In a fusion plasma, the energy injected to heat the plasma and the energy produced by the fusion reaction must be removed from the system at the rate at which they are created, the impurities released from the reactor inner walls must not inhibit the fusion reaction and must be removed, and the reactor itself, primarily the inner walls, must not be damaged by the fusion reaction or by the power exhaust processes. These three considerations define the power exhaust issue. To quantify the problem, consider the global power balance in a FPP with 100 MW of auxiliary heating power and generating 1.5 GW of fusion power. Since 80% of the D-T fusion power is released in the form of neutrons, this leaves 100 + 300 = 400 MW transferred to the plasma. Assuming that a substantial fraction of this power – say 50% for the first FPP, although a percentage in excess of 80% can be achieved with advanced scenarios – can be radiated in the core of the plasma by bremsstrahlung, synchrotron and line radiation, 200 MW will have to be exhausted by the reactor ‘first wall’ and 200 MW by the ‘divertor’. In addition to significant physics issues related to the core radiation and to the transport of power to the divertor region, power exhaust imposes very stringent materials requirements.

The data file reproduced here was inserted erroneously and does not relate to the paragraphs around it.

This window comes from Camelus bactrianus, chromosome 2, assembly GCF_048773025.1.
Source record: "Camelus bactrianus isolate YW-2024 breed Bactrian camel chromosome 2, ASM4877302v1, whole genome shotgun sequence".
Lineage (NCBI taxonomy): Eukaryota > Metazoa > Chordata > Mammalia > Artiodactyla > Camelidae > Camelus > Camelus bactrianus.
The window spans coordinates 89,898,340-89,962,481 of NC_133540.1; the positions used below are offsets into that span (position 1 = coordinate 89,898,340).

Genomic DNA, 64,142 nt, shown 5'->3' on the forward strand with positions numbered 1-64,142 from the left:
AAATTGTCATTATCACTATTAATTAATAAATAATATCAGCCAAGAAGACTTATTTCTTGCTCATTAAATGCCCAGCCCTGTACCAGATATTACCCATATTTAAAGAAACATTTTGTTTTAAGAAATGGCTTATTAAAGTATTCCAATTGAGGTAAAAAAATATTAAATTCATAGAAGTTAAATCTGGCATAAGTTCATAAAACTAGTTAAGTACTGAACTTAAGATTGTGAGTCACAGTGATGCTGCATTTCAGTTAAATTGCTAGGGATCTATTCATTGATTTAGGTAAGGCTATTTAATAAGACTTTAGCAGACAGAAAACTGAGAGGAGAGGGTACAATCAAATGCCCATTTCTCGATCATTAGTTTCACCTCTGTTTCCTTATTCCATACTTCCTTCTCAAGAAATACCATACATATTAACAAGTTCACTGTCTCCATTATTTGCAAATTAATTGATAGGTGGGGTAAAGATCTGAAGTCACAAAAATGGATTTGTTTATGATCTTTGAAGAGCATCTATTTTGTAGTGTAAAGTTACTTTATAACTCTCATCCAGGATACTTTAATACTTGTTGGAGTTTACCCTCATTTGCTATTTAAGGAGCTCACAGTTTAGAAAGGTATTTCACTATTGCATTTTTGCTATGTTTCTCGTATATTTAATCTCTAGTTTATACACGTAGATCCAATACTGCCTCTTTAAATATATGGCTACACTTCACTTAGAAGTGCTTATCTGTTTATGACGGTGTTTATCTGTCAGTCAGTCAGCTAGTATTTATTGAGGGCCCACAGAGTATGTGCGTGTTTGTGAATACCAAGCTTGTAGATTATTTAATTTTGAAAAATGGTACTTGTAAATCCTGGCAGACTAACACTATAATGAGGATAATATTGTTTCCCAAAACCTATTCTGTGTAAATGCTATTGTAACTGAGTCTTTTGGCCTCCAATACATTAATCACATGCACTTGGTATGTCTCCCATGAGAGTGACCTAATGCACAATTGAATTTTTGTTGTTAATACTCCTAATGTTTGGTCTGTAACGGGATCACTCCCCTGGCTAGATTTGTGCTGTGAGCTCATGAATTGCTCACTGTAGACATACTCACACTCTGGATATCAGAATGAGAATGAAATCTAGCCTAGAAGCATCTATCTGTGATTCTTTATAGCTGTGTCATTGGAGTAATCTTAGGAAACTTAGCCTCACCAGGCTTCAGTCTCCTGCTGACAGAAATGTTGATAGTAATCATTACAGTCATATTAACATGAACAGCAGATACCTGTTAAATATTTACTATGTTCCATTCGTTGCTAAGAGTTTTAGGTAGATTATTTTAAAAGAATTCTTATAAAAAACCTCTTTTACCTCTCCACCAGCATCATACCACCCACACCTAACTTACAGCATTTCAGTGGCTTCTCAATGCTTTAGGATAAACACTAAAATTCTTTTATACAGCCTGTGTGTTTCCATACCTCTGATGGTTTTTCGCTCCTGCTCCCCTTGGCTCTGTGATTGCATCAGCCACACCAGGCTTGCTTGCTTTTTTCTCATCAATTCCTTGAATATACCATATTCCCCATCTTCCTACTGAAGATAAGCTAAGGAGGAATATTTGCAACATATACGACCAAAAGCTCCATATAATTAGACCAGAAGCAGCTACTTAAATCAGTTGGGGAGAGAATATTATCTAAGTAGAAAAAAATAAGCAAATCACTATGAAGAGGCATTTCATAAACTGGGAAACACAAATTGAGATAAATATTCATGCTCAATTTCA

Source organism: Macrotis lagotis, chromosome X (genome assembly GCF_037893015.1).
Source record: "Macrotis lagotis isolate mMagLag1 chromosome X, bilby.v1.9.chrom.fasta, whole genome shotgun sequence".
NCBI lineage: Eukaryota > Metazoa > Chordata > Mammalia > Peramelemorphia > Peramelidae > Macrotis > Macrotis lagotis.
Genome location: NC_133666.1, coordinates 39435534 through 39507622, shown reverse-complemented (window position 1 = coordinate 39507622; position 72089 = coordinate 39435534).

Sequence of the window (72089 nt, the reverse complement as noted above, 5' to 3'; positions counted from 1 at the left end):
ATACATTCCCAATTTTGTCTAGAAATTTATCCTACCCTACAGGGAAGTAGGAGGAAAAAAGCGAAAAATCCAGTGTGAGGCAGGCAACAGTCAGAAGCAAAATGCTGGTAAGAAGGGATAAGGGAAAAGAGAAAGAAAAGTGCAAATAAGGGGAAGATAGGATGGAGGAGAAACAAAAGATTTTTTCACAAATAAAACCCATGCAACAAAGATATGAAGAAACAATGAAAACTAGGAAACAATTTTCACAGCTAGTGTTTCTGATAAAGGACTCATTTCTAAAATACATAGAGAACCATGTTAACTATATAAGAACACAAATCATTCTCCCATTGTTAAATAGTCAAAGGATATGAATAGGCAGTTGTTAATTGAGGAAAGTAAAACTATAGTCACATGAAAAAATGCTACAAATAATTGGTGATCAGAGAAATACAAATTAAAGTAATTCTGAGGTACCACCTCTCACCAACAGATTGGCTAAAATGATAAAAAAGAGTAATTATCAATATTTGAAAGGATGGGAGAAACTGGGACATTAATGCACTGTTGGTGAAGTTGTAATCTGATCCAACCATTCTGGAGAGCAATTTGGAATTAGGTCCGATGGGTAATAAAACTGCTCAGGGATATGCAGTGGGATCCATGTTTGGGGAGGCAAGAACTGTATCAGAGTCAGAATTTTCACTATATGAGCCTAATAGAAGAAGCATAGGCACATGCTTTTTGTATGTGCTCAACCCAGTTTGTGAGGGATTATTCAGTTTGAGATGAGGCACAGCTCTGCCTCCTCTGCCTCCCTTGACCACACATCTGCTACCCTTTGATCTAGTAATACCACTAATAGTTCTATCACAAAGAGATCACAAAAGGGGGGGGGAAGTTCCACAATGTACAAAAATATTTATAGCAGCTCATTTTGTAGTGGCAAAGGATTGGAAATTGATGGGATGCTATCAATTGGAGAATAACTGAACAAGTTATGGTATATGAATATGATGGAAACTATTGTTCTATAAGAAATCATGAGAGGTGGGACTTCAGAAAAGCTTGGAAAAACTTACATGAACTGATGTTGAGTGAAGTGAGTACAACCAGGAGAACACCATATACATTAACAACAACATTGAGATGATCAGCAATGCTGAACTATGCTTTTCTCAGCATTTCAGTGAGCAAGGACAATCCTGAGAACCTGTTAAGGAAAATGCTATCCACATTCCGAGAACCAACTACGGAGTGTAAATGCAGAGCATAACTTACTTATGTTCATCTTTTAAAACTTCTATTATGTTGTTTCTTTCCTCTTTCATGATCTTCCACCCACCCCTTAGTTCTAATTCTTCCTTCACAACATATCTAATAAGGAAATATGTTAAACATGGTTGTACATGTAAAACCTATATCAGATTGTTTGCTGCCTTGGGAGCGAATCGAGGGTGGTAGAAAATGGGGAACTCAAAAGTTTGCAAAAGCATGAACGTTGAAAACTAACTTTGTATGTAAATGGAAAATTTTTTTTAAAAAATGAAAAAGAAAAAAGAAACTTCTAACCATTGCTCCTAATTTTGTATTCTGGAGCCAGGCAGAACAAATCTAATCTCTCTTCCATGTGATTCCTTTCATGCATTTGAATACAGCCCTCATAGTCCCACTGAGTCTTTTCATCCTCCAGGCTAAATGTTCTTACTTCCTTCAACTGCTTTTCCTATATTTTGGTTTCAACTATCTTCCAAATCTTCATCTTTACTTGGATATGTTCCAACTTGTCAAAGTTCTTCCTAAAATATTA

Fusion Materials